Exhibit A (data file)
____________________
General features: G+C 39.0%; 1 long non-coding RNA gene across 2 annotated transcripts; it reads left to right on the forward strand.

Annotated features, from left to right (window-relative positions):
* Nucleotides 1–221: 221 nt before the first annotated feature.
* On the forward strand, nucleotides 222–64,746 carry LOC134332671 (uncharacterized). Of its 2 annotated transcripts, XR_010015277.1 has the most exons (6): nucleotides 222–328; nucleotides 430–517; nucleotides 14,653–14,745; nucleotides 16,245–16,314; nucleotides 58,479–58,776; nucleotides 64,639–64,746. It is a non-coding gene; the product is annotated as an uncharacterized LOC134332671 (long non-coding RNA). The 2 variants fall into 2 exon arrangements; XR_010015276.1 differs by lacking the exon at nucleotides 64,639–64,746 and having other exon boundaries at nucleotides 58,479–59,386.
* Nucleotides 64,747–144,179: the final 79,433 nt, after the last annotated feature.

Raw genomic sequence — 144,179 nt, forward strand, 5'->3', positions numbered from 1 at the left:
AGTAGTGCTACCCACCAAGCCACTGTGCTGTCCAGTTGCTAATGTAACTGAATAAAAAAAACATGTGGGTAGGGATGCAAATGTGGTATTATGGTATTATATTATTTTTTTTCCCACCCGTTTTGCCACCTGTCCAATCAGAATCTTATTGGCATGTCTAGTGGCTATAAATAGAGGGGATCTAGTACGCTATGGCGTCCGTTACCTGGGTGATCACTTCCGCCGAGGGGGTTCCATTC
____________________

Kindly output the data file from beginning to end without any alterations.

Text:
General features: G+C 39.0%; 1 long non-coding RNA gene across 2 annotated transcripts; it reads left to right on the forward strand.

Annotated features, from left to right (window-relative positions):
* Nucleotides 1–221: 221 nt before the first annotated feature.
* On the forward strand, nucleotides 222–64,746 carry LOC134332671 (uncharacterized). Of its 2 annotated transcripts, XR_010015277.1 has the most exons (6): nucleotides 222–328; nucleotides 430–517; nucleotides 14,653–14,745; nucleotides 16,245–16,314; nucleotides 58,479–58,776; nucleotides 64,639–64,746. It is a non-coding gene; the product is annotated as an uncharacterized LOC134332671 (long non-coding RNA). The 2 variants fall into 2 exon arrangements; XR_010015276.1 differs by lacking the exon at nucleotides 64,639–64,746 and having other exon boundaries at nucleotides 58,479–59,386.
* Nucleotides 64,747–144,179: the final 79,433 nt, after the last annotated feature.

Raw genomic sequence — 144,179 nt, forward strand, 5'->3', positions numbered from 1 at the left:
AGTAGTGCTACCCACCAAGCCACTGTGCTGTCCAGTTGCTAATGTAACTGAATAAAAAAAACATGTGGGTAGGGATGCAAATGTGGTATTATGGTATTATATTATTTTTTTTCCCACCCGTTTTGCCACCTGTCCAATCAGAATCTTATTGGCATGTCTAGTGGCTATAAATAGAGGGGATCTAGTACGCTATGGCGTCCGTTACCTGGGTGATCACTTCCGCCGAGGGGGTTCCATTC